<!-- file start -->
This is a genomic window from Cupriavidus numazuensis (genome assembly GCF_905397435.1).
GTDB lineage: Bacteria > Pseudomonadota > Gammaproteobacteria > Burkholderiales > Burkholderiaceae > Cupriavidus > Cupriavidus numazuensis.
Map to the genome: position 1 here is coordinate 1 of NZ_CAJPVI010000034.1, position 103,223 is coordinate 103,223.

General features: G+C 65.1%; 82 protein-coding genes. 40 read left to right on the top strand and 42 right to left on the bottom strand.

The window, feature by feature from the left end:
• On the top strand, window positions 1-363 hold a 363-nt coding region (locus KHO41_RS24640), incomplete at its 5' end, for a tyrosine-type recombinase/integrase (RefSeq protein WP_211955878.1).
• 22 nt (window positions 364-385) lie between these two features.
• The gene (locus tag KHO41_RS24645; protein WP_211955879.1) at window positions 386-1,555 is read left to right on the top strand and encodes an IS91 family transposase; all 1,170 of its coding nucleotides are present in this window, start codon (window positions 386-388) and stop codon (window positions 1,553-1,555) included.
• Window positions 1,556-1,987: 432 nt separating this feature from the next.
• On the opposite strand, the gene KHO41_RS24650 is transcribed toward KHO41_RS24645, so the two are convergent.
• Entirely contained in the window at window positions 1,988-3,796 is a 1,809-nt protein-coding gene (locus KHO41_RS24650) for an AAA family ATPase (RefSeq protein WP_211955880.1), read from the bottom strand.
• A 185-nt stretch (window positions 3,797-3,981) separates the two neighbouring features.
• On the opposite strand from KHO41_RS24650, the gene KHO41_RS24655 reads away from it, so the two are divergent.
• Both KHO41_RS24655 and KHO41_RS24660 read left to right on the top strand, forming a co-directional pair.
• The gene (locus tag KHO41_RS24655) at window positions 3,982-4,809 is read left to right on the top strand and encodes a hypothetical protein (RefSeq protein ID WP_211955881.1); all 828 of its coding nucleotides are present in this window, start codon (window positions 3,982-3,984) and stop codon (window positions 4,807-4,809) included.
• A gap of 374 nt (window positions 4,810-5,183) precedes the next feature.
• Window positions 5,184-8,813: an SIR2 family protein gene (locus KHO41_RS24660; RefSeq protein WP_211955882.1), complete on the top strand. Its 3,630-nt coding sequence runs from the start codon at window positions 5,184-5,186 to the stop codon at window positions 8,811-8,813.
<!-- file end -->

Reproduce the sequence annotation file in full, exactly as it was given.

This is a genomic window from Cupriavidus numazuensis (genome assembly GCF_905397435.1).
GTDB lineage: Bacteria > Pseudomonadota > Gammaproteobacteria > Burkholderiales > Burkholderiaceae > Cupriavidus > Cupriavidus numazuensis.
Map to the genome: position 1 here is coordinate 1 of NZ_CAJPVI010000034.1, position 103,223 is coordinate 103,223.

General features: G+C 65.1%; 82 protein-coding genes. 40 read left to right on the top strand and 42 right to left on the bottom strand.

The window, feature by feature from the left end:
• On the top strand, window positions 1-363 hold a 363-nt coding region (locus KHO41_RS24640), incomplete at its 5' end, for a tyrosine-type recombinase/integrase (RefSeq protein WP_211955878.1).
• 22 nt (window positions 364-385) lie between these two features.
• The gene (locus tag KHO41_RS24645; protein WP_211955879.1) at window positions 386-1,555 is read left to right on the top strand and encodes an IS91 family transposase; all 1,170 of its coding nucleotides are present in this window, start codon (window positions 386-388) and stop codon (window positions 1,553-1,555) included.
• Window positions 1,556-1,987: 432 nt separating this feature from the next.
• On the opposite strand, the gene KHO41_RS24650 is transcribed toward KHO41_RS24645, so the two are convergent.
• Entirely contained in the window at window positions 1,988-3,796 is a 1,809-nt protein-coding gene (locus KHO41_RS24650) for an AAA family ATPase (RefSeq protein WP_211955880.1), read from the bottom strand.
• A 185-nt stretch (window positions 3,797-3,981) separates the two neighbouring features.
• On the opposite strand from KHO41_RS24650, the gene KHO41_RS24655 reads away from it, so the two are divergent.
• Both KHO41_RS24655 and KHO41_RS24660 read left to right on the top strand, forming a co-directional pair.
• The gene (locus tag KHO41_RS24655) at window positions 3,982-4,809 is read left to right on the top strand and encodes a hypothetical protein (RefSeq protein ID WP_211955881.1); all 828 of its coding nucleotides are present in this window, start codon (window positions 3,982-3,984) and stop codon (window positions 4,807-4,809) included.
• A gap of 374 nt (window positions 4,810-5,183) precedes the next feature.
• Window positions 5,184-8,813: an SIR2 family protein gene (locus KHO41_RS24660; RefSeq protein WP_211955882.1), complete on the top strand. Its 3,630-nt coding sequence runs from the start codon at window positions 5,184-5,186 to the stop codon at window positions 8,811-8,813.